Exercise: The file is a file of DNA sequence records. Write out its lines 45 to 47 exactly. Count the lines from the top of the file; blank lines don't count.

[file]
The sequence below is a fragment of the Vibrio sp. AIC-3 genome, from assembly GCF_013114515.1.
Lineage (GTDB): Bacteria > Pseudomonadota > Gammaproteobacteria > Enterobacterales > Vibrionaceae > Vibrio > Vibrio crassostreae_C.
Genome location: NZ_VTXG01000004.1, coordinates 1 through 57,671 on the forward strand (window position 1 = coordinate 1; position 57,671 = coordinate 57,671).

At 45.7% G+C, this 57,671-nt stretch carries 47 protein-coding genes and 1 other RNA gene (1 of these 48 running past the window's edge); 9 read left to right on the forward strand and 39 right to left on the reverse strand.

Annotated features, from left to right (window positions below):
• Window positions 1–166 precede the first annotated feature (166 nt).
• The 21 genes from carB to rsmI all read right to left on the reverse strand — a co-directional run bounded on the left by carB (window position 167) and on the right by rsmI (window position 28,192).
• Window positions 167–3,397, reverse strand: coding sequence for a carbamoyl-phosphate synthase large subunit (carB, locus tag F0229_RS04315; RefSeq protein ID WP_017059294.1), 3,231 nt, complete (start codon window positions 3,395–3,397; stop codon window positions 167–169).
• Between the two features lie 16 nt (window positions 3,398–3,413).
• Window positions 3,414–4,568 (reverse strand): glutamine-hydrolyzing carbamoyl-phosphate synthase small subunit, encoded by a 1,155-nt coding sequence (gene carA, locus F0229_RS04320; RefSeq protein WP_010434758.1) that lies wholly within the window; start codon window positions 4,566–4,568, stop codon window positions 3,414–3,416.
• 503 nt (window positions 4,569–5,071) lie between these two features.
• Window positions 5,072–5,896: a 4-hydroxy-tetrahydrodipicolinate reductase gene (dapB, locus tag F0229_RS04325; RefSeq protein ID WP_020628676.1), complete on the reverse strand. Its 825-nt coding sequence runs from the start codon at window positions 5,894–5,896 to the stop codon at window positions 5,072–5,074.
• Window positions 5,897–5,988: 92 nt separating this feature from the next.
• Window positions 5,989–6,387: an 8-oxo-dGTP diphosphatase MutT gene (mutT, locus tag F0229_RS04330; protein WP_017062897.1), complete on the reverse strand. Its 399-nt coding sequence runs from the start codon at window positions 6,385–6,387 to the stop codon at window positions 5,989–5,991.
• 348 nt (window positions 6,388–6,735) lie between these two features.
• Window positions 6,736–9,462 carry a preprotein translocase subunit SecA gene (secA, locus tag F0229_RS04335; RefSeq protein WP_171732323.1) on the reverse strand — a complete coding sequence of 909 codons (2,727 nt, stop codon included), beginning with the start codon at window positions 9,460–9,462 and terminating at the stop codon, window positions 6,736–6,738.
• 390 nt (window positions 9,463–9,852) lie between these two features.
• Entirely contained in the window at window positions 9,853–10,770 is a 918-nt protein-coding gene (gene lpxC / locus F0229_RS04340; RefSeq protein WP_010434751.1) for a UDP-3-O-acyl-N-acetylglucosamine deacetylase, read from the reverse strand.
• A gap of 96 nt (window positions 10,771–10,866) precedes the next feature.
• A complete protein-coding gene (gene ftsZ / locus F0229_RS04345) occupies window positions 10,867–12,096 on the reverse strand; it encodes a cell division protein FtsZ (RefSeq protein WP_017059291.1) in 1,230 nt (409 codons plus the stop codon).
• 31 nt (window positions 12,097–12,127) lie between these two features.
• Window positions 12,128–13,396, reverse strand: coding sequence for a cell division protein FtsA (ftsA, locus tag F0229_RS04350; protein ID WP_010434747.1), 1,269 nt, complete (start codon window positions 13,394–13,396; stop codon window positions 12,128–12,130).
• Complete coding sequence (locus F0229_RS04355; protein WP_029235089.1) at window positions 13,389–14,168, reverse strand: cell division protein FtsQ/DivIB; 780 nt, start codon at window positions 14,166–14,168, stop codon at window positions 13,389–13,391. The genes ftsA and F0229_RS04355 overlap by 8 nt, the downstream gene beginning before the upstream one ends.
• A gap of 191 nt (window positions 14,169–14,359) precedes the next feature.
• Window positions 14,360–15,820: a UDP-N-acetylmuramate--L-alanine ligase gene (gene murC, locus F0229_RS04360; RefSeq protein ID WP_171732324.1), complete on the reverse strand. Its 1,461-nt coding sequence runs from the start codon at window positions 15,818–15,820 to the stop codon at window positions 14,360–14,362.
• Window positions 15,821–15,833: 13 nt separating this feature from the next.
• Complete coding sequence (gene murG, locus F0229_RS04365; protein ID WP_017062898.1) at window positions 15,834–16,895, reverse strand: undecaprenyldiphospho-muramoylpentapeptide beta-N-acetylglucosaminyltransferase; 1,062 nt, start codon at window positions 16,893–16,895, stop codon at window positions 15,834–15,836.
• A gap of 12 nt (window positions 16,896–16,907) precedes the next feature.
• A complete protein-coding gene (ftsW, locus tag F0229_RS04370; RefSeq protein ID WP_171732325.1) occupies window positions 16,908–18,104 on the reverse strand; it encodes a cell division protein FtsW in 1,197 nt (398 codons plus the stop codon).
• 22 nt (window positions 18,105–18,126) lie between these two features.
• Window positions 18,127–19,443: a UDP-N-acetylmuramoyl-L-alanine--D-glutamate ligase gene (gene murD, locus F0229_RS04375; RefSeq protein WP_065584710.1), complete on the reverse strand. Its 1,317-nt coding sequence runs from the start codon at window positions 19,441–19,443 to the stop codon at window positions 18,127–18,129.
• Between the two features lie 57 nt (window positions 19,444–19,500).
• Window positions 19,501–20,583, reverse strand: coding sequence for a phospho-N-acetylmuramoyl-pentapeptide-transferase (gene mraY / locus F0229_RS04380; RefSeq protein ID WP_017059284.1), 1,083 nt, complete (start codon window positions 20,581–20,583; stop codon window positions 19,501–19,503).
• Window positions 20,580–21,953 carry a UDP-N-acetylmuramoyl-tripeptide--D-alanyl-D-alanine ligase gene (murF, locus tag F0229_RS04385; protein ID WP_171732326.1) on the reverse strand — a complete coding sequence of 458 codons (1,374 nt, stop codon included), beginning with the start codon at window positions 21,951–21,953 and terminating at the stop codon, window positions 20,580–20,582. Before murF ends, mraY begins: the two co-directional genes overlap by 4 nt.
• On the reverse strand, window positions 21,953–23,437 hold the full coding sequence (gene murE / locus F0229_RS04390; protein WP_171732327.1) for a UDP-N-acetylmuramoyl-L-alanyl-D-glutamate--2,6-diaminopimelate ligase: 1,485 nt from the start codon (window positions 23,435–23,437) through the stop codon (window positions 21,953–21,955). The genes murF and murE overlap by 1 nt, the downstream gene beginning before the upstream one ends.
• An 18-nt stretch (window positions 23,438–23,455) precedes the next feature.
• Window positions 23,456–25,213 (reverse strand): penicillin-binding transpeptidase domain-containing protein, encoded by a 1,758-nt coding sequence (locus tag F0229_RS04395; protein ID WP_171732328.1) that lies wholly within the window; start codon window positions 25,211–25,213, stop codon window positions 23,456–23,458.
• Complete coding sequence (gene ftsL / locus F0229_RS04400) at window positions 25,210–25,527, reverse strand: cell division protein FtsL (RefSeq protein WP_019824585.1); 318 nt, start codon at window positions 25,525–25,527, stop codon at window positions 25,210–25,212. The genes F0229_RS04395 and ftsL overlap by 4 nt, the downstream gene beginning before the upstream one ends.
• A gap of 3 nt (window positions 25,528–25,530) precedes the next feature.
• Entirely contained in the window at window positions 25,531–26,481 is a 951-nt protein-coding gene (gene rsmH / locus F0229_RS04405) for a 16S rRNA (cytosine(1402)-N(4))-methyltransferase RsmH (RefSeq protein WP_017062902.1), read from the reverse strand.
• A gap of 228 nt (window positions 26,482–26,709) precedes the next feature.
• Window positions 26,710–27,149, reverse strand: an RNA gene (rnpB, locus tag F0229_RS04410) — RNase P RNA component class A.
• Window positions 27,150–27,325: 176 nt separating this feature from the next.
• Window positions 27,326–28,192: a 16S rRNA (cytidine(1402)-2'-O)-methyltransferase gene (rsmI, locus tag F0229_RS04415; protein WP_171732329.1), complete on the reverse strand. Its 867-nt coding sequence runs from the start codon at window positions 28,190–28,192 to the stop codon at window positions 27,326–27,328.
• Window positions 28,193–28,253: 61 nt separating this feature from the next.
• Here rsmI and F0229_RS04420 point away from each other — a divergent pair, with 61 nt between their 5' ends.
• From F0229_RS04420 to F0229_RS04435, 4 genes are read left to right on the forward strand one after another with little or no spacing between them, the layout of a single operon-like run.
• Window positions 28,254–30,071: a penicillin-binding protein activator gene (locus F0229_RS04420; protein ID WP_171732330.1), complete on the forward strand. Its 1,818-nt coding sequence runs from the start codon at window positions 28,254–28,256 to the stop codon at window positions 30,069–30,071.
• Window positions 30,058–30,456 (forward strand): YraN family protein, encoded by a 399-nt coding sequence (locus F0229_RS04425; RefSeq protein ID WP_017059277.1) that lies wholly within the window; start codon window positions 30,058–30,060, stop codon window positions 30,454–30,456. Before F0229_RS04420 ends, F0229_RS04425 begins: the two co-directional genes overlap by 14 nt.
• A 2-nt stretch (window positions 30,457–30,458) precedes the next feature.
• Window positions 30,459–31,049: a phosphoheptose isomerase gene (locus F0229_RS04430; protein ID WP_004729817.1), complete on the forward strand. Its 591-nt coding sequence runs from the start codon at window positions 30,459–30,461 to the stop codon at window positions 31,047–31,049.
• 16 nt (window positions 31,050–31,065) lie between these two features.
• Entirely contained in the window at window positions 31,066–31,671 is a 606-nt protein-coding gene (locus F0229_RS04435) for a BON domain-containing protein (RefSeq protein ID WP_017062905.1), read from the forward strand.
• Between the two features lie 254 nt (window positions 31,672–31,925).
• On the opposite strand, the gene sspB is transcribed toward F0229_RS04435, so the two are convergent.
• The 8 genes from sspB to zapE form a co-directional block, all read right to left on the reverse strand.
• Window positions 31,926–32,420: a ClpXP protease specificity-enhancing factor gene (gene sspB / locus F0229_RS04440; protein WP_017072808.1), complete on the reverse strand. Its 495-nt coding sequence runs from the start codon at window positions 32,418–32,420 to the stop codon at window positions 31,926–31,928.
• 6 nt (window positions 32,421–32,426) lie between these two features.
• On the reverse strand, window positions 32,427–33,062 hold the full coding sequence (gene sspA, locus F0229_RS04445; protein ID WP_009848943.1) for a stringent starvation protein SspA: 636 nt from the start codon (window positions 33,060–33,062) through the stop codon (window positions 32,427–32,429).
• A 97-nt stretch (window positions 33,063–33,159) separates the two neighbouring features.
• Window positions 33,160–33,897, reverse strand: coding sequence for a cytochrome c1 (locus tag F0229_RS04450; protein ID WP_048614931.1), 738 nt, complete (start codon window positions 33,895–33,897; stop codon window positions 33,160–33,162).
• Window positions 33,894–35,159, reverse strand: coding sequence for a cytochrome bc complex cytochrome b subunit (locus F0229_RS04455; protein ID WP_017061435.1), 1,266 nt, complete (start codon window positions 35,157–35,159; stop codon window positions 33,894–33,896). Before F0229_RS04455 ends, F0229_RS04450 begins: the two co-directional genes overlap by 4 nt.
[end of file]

• Window positions 28,193–28,253: 61 nt separating this feature from the next.
• Here rsmI and F0229_RS04420 point away from each other — a divergent pair, with 61 nt between their 5' ends.
• From F0229_RS04420 to F0229_RS04435, 4 genes are read left to right on the forward strand one after another with little or no spacing between them, the layout of a single operon-like run.